To kick start the current Inquiry into the Civic Role of Arts Organisations, King’s College London were commissioned to a take thorough look at all the relevant published literature. It took us in all sorts of disciplinary directions: through geography, economics, sociology, arts practice and many others. We also looked at studies from all over the world. This blog post focusses on one particular aspect of the review: the research challenge of studying a phenomenon that is frequently ill-defined and the subject of numerous non-overlapping academic disciplines.
Defining civic role
A real challenge at the heart of this work is defining precisely what is meant by ‘civic role’. It brings to mind politics, community, rights and responsibilities. The arts can be used to provoke, to catalyse, to enable and inhibit the way that people engage with the world around them. After reviewing the relevant literature we have taken the civic role of arts organisations to mean: The ways in which arts organisations animate, enhance and enable processes by which people exercise their rights and responsibilities as members of communities. Overall, the literature on the civic role of arts organisations tackles a variety of themes that are broadly grouped under two main headings: the effect of arts organisations on places and on people.
Difference disciplinary approaches
Much of the work we do here for at King’s draws upon a vibrant mix of disciplines. This review was no different. A cultural studies approach emphasises the subjective experience of art upon people. Urban planning, human geography and cultural economics bring another set of perspectives. These disciplines attempt to capture what is characteristic of a place (for example, what are the attributes of places) whilst also capturing data on activity that happens therein. A sociological perspective is built upon the recognition that the phenomena being studied are culturally specific and contested, and that there are hierarchies in society that may not be immediately identifiable. Finally an arts-based approach considers art as a manifestation of people’s engagement with the world and seeks to understand it on those terms. We sought to draw from all of these perspectives in our literature review.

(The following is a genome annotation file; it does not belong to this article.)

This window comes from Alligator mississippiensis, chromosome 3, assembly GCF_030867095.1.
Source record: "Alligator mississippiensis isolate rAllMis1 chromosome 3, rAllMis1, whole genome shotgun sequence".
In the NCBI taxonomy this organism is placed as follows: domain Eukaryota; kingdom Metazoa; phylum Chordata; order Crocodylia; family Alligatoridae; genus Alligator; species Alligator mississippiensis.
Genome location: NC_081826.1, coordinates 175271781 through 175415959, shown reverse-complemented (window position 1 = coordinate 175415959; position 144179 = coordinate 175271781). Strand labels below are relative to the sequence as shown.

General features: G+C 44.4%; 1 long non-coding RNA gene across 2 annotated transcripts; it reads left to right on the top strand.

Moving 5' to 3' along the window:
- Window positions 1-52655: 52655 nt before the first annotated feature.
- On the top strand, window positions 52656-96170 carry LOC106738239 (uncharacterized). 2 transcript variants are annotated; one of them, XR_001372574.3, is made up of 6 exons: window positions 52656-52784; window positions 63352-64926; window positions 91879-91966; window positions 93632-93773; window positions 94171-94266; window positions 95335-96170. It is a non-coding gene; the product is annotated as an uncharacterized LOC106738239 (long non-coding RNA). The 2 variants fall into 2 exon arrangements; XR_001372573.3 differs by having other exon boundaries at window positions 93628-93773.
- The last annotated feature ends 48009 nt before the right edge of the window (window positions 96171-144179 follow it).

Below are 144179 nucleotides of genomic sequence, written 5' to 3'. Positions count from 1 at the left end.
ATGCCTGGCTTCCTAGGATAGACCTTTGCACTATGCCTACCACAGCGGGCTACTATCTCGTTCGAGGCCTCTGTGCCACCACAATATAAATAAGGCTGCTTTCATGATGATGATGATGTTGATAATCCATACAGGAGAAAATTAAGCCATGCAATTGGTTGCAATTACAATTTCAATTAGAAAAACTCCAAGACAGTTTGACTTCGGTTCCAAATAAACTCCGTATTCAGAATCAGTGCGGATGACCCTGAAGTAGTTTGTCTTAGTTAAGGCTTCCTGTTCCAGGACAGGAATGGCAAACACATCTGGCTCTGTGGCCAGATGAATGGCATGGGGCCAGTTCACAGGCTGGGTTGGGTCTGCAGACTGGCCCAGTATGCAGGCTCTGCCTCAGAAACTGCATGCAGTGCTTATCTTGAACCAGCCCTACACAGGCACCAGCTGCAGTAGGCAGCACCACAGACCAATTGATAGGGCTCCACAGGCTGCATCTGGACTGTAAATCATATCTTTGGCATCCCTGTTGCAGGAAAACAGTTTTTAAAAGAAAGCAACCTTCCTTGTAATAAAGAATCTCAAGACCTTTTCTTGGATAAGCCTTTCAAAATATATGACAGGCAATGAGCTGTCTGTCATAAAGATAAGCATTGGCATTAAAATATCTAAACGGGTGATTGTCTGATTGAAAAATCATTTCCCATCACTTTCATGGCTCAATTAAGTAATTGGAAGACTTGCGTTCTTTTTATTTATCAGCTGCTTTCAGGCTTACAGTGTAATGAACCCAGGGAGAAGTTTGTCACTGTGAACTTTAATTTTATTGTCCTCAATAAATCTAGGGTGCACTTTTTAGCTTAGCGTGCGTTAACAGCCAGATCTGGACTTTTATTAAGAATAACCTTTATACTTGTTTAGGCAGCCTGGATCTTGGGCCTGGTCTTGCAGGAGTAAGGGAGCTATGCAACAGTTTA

The need for evaluation, a theory of change, and the “literature gap”
We found that two fundamental shortcomings hamper attempts to evaluate the civic role of arts organisations. The first of these is the methodological difficulties that dog all evaluations seeking to understand the impact of these interventions: the impacts can be diffuse, the means to collect data can be intrusive or inappropriate, and the resource (in terms of people and money) to do it properly can be prohibitive. The second shortcoming is the lack of well-considered theories of change. These shortcomings are further compounded by a “literature gap”: either great work is taking place that is not being sufficiently evaluated, or there is energy and enthusiasm expended on projects that have no measurable benefit. The Gulbenkian Foundation’s Inquiry will need to keep all of this in mind when formulating any experiments and interventions. There are clear lessons to be drawn from the literature.
Words by Dr James Doeser, Research Associate, Culture, King’s College London.